Nuke waste a long-term problem
IN THE article “No gold at the end of nuclear rainbow” (Weekend Argus December 4), Energy Minister Dipuo Peters was reported as supporting nuclear power as a solution to South Africa’s supposed base load problem.
However his department was also reported as saying: “There’s no endpoint decided, as yet, for high-level nuclear waste.”
I understand that Koeberg’s highlevel waste is stored on site in two fuel pools, and that 32 tons is generated annually, meaning that between 800 and 850 tons is now on site.
While the radioactivity on a portion of this waste decays in 1 000 years, the isotopes of uranium and plutonium require 10 000 , which, to put it in perspective, is about the same length of time from the building of the first known human city at Jericho until now.
During this time, the residual heat from the spent fuel rods will need to be removed. In 2000 it appears that there was not enough space left in the fuel pools and spent fuel rods were placed in special containers made of cast iron each weighing over 97 tons and having walls 358mm thick.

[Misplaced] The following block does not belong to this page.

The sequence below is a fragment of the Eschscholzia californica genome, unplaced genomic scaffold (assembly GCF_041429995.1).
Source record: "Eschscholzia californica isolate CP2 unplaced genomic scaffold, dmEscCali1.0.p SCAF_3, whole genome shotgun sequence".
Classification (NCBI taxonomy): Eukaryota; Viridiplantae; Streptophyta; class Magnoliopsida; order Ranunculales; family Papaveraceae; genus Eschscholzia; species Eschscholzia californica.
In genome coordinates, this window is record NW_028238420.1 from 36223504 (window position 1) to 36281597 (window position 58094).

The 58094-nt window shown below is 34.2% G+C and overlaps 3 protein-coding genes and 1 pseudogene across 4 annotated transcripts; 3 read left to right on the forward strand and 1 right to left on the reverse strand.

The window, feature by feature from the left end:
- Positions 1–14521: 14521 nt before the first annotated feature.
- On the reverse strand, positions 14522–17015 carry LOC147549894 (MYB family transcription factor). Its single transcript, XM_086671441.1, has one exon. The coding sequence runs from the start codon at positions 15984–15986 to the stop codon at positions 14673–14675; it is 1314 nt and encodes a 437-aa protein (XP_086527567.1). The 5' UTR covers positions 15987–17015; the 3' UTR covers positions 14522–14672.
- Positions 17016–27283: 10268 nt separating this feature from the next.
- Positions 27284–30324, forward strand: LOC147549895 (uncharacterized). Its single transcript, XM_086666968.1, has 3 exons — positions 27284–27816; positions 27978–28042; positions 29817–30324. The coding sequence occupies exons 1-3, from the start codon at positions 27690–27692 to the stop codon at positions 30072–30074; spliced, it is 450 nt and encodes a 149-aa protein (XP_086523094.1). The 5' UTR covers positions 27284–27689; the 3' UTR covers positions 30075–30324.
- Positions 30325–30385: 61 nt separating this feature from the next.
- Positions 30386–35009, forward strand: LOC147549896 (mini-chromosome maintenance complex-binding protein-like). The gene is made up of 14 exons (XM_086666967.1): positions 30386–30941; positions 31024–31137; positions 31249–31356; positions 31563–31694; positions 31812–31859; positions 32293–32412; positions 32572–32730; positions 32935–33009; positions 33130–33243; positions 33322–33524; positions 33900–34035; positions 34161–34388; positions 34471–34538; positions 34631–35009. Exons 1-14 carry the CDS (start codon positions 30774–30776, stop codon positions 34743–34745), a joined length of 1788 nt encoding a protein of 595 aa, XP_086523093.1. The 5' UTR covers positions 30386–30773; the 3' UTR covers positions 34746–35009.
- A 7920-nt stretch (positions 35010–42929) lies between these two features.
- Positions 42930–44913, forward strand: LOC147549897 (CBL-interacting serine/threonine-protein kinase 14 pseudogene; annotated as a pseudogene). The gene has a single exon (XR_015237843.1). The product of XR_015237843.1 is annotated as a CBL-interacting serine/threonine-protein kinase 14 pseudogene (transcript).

The space problem was eventually solved by installing high density racks in the fuel pools, which had not been part of the original design. So how much space is now left in the fuel pools?
As far as the on-site safety at Koe- berg is concerned, I wonder if Minister Peters is aware of that happened to Andries Swart and Ron Lockwood and that 91 employees were found to have been contaminated with cobalt 58 in late September this year?
Does Minister Peters really have the right to make selfish decisions that will burden future generations with looking after our extremely dangerous radioactive waste?
I think South Africa should follow the lead of Australia and New Zealand and have nothing to do with nuclear power. Then, at least, we will not be putting our descendants at risk.